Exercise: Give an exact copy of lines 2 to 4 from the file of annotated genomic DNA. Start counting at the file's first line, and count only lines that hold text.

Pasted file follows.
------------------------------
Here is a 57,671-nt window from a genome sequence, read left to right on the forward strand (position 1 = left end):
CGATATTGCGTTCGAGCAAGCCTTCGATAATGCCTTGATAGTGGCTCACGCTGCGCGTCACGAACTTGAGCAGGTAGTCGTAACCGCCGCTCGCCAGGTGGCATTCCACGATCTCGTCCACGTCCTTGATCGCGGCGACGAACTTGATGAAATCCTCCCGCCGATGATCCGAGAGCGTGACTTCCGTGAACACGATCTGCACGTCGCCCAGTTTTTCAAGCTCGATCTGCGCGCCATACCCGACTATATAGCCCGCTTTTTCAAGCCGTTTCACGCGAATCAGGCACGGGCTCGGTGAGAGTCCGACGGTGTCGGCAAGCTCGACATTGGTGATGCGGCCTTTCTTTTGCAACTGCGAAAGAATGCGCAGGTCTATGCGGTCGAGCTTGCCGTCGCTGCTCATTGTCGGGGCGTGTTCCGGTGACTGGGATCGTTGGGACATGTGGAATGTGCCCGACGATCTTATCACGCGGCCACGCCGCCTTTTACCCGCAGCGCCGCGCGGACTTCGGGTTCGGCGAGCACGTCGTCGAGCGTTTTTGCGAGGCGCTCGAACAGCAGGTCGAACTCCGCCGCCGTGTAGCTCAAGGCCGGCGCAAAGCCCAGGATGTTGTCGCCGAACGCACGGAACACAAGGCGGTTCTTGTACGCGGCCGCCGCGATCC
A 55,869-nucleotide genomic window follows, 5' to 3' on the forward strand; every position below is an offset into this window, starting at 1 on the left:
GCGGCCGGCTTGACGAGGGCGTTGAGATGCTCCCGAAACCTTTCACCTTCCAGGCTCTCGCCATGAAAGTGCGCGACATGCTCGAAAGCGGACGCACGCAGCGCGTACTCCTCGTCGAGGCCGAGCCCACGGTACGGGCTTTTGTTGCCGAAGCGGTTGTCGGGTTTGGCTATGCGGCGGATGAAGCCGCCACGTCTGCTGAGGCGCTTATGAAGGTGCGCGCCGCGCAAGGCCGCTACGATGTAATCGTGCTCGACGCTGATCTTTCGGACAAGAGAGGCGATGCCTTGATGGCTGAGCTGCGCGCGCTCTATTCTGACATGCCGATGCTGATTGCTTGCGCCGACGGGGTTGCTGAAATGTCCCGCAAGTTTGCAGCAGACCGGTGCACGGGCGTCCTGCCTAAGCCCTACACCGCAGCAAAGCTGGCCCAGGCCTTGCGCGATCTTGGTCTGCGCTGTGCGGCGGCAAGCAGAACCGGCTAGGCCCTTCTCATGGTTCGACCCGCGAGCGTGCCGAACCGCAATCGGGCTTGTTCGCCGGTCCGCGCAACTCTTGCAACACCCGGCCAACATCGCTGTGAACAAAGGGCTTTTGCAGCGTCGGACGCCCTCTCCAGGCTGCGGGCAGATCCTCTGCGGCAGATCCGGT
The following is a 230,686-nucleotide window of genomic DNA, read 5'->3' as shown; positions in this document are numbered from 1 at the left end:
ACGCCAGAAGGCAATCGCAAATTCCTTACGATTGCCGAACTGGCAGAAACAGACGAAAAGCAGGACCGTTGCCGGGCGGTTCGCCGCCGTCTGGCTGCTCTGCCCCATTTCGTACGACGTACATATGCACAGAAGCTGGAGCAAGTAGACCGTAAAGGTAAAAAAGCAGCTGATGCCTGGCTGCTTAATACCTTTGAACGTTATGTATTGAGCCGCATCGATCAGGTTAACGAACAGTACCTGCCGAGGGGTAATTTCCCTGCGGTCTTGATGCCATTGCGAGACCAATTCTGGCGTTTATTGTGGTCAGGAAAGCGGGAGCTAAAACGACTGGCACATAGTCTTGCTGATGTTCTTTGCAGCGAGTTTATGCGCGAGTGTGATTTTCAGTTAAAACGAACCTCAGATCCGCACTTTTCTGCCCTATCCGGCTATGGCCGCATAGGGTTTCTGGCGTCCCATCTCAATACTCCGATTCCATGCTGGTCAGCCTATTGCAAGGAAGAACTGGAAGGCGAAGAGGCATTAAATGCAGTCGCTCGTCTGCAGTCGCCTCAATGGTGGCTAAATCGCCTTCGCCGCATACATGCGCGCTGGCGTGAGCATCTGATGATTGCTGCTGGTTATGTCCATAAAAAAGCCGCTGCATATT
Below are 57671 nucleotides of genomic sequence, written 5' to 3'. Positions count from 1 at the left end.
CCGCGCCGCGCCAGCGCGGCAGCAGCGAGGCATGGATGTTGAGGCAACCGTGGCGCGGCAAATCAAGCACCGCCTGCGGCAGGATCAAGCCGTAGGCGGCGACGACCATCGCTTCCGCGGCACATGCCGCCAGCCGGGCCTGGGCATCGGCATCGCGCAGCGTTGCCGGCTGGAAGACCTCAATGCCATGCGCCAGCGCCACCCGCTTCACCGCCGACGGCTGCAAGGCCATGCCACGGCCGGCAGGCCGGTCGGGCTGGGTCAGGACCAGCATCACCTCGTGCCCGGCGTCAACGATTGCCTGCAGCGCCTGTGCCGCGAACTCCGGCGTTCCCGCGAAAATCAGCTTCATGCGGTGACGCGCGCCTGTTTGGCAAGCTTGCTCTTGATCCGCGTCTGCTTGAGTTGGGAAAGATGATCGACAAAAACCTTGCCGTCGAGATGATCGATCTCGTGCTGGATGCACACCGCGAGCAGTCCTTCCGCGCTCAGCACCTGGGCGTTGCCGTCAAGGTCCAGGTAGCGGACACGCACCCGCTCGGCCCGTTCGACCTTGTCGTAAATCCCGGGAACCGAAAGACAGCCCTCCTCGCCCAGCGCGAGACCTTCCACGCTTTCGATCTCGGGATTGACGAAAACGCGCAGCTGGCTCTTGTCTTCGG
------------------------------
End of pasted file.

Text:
CGATATTGCGTTCGAGCAAGCCTTCGATAATGCCTTGATAGTGGCTCACGCTGCGCGTCACGAACTTGAGCAGGTAGTCGTAACCGCCGCTCGCCAGGTGGCATTCCACGATCTCGTCCACGTCCTTGATCGCGGCGACGAACTTGATGAAATCCTCCCGCCGATGATCCGAGAGCGTGACTTCCGTGAACACGATCTGCACGTCGCCCAGTTTTTCAAGCTCGATCTGCGCGCCATACCCGACTATATAGCCCGCTTTTTCAAGCCGTTTCACGCGAATCAGGCACGGGCTCGGTGAGAGTCCGACGGTGTCGGCAAGCTCGACATTGGTGATGCGGCCTTTCTTTTGCAACTGCGAAAGAATGCGCAGGTCTATGCGGTCGAGCTTGCCGTCGCTGCTCATTGTCGGGGCGTGTTCCGGTGACTGGGATCGTTGGGACATGTGGAATGTGCCCGACGATCTTATCACGCGGCCACGCCGCCTTTTACCCGCAGCGCCGCGCGGACTTCGGGTTCGGCGAGCACGTCGTCGAGCGTTTTTGCGAGGCGCTCGAACAGCAGGTCGAACTCCGCCGCCGTGTAGCTCAAGGCCGGCGCAAAGCCCAGGATGTTGTCGCCGAACGCACGGAACACAAGGCGGTTCTTGTACGCGGCCGCCGCGATCC
A 55,869-nucleotide genomic window follows, 5' to 3' on the forward strand; every position below is an offset into this window, starting at 1 on the left:
GCGGCCGGCTTGACGAGGGCGTTGAGATGCTCCCGAAACCTTTCACCTTCCAGGCTCTCGCCATGAAAGTGCGCGACATGCTCGAAAGCGGACGCACGCAGCGCGTACTCCTCGTCGAGGCCGAGCCCACGGTACGGGCTTTTGTTGCCGAAGCGGTTGTCGGGTTTGGCTATGCGGCGGATGAAGCCGCCACGTCTGCTGAGGCGCTTATGAAGGTGCGCGCCGCGCAAGGCCGCTACGATGTAATCGTGCTCGACGCTGATCTTTCGGACAAGAGAGGCGATGCCTTGATGGCTGAGCTGCGCGCGCTCTATTCTGACATGCCGATGCTGATTGCTTGCGCCGACGGGGTTGCTGAAATGTCCCGCAAGTTTGCAGCAGACCGGTGCACGGGCGTCCTGCCTAAGCCCTACACCGCAGCAAAGCTGGCCCAGGCCTTGCGCGATCTTGGTCTGCGCTGTGCGGCGGCAAGCAGAACCGGCTAGGCCCTTCTCATGGTTCGACCCGCGAGCGTGCCGAACCGCAATCGGGCTTGTTCGCCGGTCCGCGCAACTCTTGCAACACCCGGCCAACATCGCTGTGAACAAAGGGCTTTTGCAGCGTCGGACGCCCTCTCCAGGCTGCGGGCAGATCCTCTGCGGCAGATCCGGT